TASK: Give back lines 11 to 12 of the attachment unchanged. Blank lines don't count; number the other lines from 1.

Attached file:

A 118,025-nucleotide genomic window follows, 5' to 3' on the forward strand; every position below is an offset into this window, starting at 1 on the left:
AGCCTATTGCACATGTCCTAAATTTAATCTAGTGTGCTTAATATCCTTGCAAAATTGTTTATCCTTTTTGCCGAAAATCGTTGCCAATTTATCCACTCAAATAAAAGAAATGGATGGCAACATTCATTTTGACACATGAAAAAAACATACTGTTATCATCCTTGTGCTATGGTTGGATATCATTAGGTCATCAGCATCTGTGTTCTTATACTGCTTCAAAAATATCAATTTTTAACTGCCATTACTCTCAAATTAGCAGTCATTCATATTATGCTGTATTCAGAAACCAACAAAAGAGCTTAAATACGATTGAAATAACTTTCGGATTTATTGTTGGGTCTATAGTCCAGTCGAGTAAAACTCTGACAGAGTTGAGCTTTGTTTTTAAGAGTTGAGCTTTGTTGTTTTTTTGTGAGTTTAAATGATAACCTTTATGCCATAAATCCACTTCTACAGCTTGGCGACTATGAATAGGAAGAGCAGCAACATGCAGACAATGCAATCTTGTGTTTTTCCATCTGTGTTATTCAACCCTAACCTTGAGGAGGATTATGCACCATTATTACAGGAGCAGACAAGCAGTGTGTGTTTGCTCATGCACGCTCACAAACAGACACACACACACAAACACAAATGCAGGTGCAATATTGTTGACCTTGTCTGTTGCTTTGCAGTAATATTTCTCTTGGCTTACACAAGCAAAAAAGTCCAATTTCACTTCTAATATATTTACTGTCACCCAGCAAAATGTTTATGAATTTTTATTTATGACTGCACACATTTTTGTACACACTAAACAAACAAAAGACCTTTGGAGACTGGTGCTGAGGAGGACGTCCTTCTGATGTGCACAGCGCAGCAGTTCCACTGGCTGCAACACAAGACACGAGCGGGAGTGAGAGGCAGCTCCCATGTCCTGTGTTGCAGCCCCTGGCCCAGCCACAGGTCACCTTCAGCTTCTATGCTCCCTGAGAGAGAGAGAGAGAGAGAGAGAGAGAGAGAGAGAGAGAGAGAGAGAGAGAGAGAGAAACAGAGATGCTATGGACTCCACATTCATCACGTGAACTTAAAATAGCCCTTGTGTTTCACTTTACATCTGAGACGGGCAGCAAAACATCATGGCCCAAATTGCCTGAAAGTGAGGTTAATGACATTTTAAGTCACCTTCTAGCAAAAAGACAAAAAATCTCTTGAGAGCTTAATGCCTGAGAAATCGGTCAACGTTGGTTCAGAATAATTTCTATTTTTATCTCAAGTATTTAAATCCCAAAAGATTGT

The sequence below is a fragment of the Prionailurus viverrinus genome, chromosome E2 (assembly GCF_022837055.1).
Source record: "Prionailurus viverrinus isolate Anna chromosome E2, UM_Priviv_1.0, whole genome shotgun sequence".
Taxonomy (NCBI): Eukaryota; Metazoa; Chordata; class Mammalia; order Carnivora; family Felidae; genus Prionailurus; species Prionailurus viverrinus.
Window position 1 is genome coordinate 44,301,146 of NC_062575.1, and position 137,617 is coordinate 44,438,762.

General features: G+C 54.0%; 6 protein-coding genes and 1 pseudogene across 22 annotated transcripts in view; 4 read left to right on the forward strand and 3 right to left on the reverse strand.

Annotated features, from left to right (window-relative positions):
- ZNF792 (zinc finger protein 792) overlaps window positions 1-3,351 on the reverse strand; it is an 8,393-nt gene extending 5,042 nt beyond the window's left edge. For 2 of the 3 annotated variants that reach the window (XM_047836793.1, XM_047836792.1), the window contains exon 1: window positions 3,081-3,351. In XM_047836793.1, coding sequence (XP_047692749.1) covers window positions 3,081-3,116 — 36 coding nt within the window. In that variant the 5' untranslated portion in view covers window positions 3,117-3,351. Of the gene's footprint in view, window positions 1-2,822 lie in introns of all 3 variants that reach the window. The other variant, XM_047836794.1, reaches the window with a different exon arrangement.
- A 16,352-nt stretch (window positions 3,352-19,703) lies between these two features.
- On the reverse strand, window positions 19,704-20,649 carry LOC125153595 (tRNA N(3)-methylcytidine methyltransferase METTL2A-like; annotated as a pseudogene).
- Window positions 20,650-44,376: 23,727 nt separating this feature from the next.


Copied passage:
- On the reverse strand, window positions 19,704-20,649 carry LOC125153595 (tRNA N(3)-methylcytidine methyltransferase METTL2A-like; annotated as a pseudogene).
- Window positions 20,650-44,376: 23,727 nt separating this feature from the next.